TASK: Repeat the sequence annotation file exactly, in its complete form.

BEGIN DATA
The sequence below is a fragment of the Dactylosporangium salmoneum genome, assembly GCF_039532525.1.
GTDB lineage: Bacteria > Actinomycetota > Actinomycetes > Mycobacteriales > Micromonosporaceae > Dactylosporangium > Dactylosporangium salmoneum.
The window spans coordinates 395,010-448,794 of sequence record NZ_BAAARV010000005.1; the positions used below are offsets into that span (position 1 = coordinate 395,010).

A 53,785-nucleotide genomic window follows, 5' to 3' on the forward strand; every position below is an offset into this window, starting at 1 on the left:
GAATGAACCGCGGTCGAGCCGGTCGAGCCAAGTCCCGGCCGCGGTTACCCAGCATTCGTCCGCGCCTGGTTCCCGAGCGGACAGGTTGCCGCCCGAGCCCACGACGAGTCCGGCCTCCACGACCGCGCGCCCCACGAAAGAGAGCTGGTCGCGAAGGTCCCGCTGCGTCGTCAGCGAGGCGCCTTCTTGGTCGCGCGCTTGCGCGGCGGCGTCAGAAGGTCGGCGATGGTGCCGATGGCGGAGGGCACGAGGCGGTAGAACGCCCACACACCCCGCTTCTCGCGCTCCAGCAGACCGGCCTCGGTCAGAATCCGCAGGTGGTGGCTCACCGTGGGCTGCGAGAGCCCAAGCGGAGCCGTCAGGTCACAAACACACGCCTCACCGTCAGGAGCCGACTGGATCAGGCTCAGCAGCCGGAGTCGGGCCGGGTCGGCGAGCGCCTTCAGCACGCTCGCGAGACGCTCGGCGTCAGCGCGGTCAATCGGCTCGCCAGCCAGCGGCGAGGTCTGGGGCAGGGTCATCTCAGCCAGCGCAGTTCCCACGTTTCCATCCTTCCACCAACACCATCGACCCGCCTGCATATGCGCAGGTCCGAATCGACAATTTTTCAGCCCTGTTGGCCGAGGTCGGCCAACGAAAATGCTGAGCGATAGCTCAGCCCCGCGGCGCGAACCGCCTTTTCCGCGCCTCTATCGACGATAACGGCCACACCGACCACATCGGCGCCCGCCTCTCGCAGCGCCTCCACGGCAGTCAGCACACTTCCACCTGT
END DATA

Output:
The sequence below is a fragment of the Dactylosporangium salmoneum genome, assembly GCF_039532525.1.
GTDB lineage: Bacteria > Actinomycetota > Actinomycetes > Mycobacteriales > Micromonosporaceae > Dactylosporangium > Dactylosporangium salmoneum.
The window spans coordinates 395,010-448,794 of sequence record NZ_BAAARV010000005.1; the positions used below are offsets into that span (position 1 = coordinate 395,010).

A 53,785-nucleotide genomic window follows, 5' to 3' on the forward strand; every position below is an offset into this window, starting at 1 on the left:
GAATGAACCGCGGTCGAGCCGGTCGAGCCAAGTCCCGGCCGCGGTTACCCAGCATTCGTCCGCGCCTGGTTCCCGAGCGGACAGGTTGCCGCCCGAGCCCACGACGAGTCCGGCCTCCACGACCGCGCGCCCCACGAAAGAGAGCTGGTCGCGAAGGTCCCGCTGCGTCGTCAGCGAGGCGCCTTCTTGGTCGCGCGCTTGCGCGGCGGCGTCAGAAGGTCGGCGATGGTGCCGATGGCGGAGGGCACGAGGCGGTAGAACGCCCACACACCCCGCTTCTCGCGCTCCAGCAGACCGGCCTCGGTCAGAATCCGCAGGTGGTGGCTCACCGTGGGCTGCGAGAGCCCAAGCGGAGCCGTCAGGTCACAAACACACGCCTCACCGTCAGGAGCCGACTGGATCAGGCTCAGCAGCCGGAGTCGGGCCGGGTCGGCGAGCGCCTTCAGCACGCTCGCGAGACGCTCGGCGTCAGCGCGGTCAATCGGCTCGCCAGCCAGCGGCGAGGTCTGGGGCAGGGTCATCTCAGCCAGCGCAGTTCCCACGTTTCCATCCTTCCACCAACACCATCGACCCGCCTGCATATGCGCAGGTCCGAATCGACAATTTTTCAGCCCTGTTGGCCGAGGTCGGCCAACGAAAATGCTGAGCGATAGCTCAGCCCCGCGGCGCGAACCGCCTTTTCCGCGCCTCTATCGACGATAACGGCCACACCGACCACATCGGCGCCCGCCTCTCGCAGCGCCTCCACGGCAGTCAGCACACTTCCACCTGT